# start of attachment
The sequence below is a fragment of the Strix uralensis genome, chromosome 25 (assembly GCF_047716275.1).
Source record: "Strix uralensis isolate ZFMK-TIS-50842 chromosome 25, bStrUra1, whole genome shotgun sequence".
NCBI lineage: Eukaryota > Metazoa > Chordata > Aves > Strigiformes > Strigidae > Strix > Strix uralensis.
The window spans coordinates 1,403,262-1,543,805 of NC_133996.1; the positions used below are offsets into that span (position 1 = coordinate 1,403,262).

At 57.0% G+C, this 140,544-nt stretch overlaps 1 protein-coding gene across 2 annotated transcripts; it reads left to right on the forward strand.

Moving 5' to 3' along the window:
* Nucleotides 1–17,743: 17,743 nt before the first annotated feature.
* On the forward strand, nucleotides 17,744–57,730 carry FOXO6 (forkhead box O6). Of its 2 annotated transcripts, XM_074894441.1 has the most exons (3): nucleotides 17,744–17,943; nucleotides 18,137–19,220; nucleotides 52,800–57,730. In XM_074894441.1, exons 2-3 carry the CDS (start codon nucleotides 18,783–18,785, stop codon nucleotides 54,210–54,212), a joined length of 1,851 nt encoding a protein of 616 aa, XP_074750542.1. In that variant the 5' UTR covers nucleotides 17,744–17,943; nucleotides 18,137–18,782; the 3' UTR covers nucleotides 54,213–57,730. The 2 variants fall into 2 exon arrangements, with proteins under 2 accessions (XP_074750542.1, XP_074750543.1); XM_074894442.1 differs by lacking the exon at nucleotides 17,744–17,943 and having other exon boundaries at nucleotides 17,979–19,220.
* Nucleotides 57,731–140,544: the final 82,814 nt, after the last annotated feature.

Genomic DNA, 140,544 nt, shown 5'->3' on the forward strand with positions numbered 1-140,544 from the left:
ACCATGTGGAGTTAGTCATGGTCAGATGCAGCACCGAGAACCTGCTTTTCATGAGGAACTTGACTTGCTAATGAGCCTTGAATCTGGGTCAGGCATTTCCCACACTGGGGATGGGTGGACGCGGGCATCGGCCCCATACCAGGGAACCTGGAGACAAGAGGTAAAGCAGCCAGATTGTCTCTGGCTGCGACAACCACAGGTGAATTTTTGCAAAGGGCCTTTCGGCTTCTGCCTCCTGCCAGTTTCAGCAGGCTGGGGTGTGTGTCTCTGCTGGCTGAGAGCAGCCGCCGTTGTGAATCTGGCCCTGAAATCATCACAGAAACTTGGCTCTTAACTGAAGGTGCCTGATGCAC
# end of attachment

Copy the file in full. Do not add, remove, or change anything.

The sequence below is a fragment of the Strix uralensis genome, chromosome 25 (assembly GCF_047716275.1).
Source record: "Strix uralensis isolate ZFMK-TIS-50842 chromosome 25, bStrUra1, whole genome shotgun sequence".
NCBI lineage: Eukaryota > Metazoa > Chordata > Aves > Strigiformes > Strigidae > Strix > Strix uralensis.
The window spans coordinates 1,403,262-1,543,805 of NC_133996.1; the positions used below are offsets into that span (position 1 = coordinate 1,403,262).

At 57.0% G+C, this 140,544-nt stretch overlaps 1 protein-coding gene across 2 annotated transcripts; it reads left to right on the forward strand.

Moving 5' to 3' along the window:
* Nucleotides 1–17,743: 17,743 nt before the first annotated feature.
* On the forward strand, nucleotides 17,744–57,730 carry FOXO6 (forkhead box O6). Of its 2 annotated transcripts, XM_074894441.1 has the most exons (3): nucleotides 17,744–17,943; nucleotides 18,137–19,220; nucleotides 52,800–57,730. In XM_074894441.1, exons 2-3 carry the CDS (start codon nucleotides 18,783–18,785, stop codon nucleotides 54,210–54,212), a joined length of 1,851 nt encoding a protein of 616 aa, XP_074750542.1. In that variant the 5' UTR covers nucleotides 17,744–17,943; nucleotides 18,137–18,782; the 3' UTR covers nucleotides 54,213–57,730. The 2 variants fall into 2 exon arrangements, with proteins under 2 accessions (XP_074750542.1, XP_074750543.1); XM_074894442.1 differs by lacking the exon at nucleotides 17,744–17,943 and having other exon boundaries at nucleotides 17,979–19,220.
* Nucleotides 57,731–140,544: the final 82,814 nt, after the last annotated feature.

Genomic DNA, 140,544 nt, shown 5'->3' on the forward strand with positions numbered 1-140,544 from the left:
ACCATGTGGAGTTAGTCATGGTCAGATGCAGCACCGAGAACCTGCTTTTCATGAGGAACTTGACTTGCTAATGAGCCTTGAATCTGGGTCAGGCATTTCCCACACTGGGGATGGGTGGACGCGGGCATCGGCCCCATACCAGGGAACCTGGAGACAAGAGGTAAAGCAGCCAGATTGTCTCTGGCTGCGACAACCACAGGTGAATTTTTGCAAAGGGCCTTTCGGCTTCTGCCTCCTGCCAGTTTCAGCAGGCTGGGGTGTGTGTCTCTGCTGGCTGAGAGCAGCCGCCGTTGTGAATCTGGCCCTGAAATCATCACAGAAACTTGGCTCTTAACTGAAGGTGCCTGATGCAC